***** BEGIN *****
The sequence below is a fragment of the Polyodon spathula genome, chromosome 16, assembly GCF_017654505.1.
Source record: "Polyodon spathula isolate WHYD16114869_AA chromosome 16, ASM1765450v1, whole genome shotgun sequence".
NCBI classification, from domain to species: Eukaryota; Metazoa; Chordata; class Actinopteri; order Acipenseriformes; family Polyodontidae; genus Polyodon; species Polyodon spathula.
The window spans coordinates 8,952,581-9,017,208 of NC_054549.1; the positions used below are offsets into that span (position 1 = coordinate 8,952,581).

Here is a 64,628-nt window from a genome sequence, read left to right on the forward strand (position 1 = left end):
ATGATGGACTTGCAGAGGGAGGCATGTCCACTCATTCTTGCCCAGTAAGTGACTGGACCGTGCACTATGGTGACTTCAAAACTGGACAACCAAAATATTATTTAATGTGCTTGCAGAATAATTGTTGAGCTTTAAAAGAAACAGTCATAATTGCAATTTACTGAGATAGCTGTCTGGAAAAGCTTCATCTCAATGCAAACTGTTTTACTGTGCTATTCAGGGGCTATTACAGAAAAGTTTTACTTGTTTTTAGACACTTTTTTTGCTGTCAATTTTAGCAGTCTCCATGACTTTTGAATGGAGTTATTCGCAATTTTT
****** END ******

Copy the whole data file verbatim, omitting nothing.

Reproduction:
The sequence below is a fragment of the Polyodon spathula genome, chromosome 16, assembly GCF_017654505.1.
Source record: "Polyodon spathula isolate WHYD16114869_AA chromosome 16, ASM1765450v1, whole genome shotgun sequence".
NCBI classification, from domain to species: Eukaryota; Metazoa; Chordata; class Actinopteri; order Acipenseriformes; family Polyodontidae; genus Polyodon; species Polyodon spathula.
The window spans coordinates 8,952,581-9,017,208 of NC_054549.1; the positions used below are offsets into that span (position 1 = coordinate 8,952,581).

Here is a 64,628-nt window from a genome sequence, read left to right on the forward strand (position 1 = left end):
ATGATGGACTTGCAGAGGGAGGCATGTCCACTCATTCTTGCCCAGTAAGTGACTGGACCGTGCACTATGGTGACTTCAAAACTGGACAACCAAAATATTATTTAATGTGCTTGCAGAATAATTGTTGAGCTTTAAAAGAAACAGTCATAATTGCAATTTACTGAGATAGCTGTCTGGAAAAGCTTCATCTCAATGCAAACTGTTTTACTGTGCTATTCAGGGGCTATTACAGAAAAGTTTTACTTGTTTTTAGACACTTTTTTTGCTGTCAATTTTAGCAGTCTCCATGACTTTTGAATGGAGTTATTCGCAATTTTT